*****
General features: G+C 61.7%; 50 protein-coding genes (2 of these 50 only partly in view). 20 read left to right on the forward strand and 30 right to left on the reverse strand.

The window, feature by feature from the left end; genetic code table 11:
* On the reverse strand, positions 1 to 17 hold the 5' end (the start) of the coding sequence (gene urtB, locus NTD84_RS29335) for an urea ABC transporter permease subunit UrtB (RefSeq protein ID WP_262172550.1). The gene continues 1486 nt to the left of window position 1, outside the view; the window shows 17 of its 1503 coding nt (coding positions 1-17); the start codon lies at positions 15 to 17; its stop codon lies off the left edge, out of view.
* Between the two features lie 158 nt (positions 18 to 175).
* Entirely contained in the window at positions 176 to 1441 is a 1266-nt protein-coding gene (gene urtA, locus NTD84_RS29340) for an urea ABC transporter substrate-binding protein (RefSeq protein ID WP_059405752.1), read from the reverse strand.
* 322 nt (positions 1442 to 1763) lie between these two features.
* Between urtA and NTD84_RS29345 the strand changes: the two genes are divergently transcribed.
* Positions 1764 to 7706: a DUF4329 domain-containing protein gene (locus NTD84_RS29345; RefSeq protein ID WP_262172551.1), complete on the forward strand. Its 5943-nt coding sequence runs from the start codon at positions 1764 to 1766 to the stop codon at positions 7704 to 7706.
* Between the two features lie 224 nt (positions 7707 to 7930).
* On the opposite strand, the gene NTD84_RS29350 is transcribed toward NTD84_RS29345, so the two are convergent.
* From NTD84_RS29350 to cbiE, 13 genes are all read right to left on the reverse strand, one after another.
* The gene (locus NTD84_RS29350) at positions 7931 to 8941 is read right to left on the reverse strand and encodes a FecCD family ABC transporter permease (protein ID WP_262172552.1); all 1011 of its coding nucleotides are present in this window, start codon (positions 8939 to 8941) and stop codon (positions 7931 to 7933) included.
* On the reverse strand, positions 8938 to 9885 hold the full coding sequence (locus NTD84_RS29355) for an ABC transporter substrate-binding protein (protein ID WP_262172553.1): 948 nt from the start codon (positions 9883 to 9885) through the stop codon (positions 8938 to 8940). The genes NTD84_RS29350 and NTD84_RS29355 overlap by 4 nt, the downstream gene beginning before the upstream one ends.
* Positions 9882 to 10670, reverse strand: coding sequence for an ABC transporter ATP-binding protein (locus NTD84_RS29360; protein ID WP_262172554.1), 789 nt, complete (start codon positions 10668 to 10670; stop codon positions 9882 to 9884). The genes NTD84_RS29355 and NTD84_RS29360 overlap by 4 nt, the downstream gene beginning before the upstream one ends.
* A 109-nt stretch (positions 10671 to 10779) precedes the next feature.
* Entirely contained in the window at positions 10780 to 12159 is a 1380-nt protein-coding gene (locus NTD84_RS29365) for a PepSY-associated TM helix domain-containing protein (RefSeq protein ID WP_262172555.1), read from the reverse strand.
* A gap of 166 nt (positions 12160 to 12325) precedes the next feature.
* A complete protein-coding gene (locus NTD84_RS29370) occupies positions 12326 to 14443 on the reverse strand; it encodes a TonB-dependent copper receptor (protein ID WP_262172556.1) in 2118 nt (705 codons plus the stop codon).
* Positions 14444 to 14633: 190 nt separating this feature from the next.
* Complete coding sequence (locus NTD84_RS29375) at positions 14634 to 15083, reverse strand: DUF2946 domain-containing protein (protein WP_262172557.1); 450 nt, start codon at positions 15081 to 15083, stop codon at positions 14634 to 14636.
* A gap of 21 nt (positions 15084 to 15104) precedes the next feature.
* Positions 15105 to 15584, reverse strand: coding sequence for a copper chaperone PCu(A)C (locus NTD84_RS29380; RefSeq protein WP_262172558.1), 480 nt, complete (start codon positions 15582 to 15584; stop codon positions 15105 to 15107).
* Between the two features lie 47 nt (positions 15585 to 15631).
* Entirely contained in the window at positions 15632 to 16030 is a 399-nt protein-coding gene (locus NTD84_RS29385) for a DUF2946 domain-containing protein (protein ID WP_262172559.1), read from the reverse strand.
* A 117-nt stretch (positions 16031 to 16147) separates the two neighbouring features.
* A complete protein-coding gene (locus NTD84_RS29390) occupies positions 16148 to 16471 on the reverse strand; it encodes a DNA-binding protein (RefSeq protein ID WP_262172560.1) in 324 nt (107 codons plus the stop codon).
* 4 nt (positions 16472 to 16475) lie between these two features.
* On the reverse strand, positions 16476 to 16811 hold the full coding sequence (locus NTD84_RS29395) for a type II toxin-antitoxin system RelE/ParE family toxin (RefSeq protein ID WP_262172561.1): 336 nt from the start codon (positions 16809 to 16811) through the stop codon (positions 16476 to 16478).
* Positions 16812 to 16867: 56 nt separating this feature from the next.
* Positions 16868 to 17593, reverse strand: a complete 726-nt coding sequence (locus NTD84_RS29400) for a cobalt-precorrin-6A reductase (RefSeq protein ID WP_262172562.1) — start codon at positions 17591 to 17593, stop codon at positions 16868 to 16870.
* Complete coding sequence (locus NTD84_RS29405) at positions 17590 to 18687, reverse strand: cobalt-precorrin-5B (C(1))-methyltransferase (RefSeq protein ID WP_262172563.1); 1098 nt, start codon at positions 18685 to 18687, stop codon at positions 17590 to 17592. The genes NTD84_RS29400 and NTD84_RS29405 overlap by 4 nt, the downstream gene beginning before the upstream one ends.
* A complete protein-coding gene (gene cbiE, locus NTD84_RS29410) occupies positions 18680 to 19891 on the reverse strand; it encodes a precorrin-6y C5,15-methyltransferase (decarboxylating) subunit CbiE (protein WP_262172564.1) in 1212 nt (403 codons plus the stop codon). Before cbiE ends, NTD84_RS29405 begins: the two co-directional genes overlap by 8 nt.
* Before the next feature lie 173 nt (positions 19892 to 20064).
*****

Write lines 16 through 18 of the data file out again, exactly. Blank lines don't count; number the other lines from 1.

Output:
* Entirely contained in the window at positions 10780 to 12159 is a 1380-nt protein-coding gene (locus NTD84_RS29365) for a PepSY-associated TM helix domain-containing protein (RefSeq protein ID WP_262172555.1), read from the reverse strand.
* A gap of 166 nt (positions 12160 to 12325) precedes the next feature.
* A complete protein-coding gene (locus NTD84_RS29370) occupies positions 12326 to 14443 on the reverse strand; it encodes a TonB-dependent copper receptor (protein ID WP_262172556.1) in 2118 nt (705 codons plus the stop codon).